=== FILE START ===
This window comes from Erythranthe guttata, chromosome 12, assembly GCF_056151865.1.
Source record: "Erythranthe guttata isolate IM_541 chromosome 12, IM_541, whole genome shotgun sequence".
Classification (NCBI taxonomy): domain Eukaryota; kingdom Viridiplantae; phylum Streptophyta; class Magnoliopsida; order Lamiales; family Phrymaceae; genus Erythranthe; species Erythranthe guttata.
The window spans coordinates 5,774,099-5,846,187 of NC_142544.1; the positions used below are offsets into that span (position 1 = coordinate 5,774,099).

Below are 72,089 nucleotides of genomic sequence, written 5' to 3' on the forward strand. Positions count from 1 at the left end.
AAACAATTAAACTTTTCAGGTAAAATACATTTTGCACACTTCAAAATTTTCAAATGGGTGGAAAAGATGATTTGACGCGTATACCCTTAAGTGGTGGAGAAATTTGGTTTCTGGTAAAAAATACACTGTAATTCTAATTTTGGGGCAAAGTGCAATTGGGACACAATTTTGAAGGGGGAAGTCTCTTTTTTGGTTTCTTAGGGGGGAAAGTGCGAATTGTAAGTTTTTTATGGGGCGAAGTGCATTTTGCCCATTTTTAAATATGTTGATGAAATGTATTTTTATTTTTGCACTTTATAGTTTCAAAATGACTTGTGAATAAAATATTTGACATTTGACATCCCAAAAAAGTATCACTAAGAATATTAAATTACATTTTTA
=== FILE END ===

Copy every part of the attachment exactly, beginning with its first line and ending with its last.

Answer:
This window comes from Erythranthe guttata, chromosome 12, assembly GCF_056151865.1.
Source record: "Erythranthe guttata isolate IM_541 chromosome 12, IM_541, whole genome shotgun sequence".
Classification (NCBI taxonomy): domain Eukaryota; kingdom Viridiplantae; phylum Streptophyta; class Magnoliopsida; order Lamiales; family Phrymaceae; genus Erythranthe; species Erythranthe guttata.
The window spans coordinates 5,774,099-5,846,187 of NC_142544.1; the positions used below are offsets into that span (position 1 = coordinate 5,774,099).

Below are 72,089 nucleotides of genomic sequence, written 5' to 3' on the forward strand. Positions count from 1 at the left end.
AAACAATTAAACTTTTCAGGTAAAATACATTTTGCACACTTCAAAATTTTCAAATGGGTGGAAAAGATGATTTGACGCGTATACCCTTAAGTGGTGGAGAAATTTGGTTTCTGGTAAAAAATACACTGTAATTCTAATTTTGGGGCAAAGTGCAATTGGGACACAATTTTGAAGGGGGAAGTCTCTTTTTTGGTTTCTTAGGGGGGAAAGTGCGAATTGTAAGTTTTTTATGGGGCGAAGTGCATTTTGCCCATTTTTAAATATGTTGATGAAATGTATTTTTATTTTTGCACTTTATAGTTTCAAAATGACTTGTGAATAAAATATTTGACATTTGACATCCCAAAAAAGTATCACTAAGAATATTAAATTACATTTTTA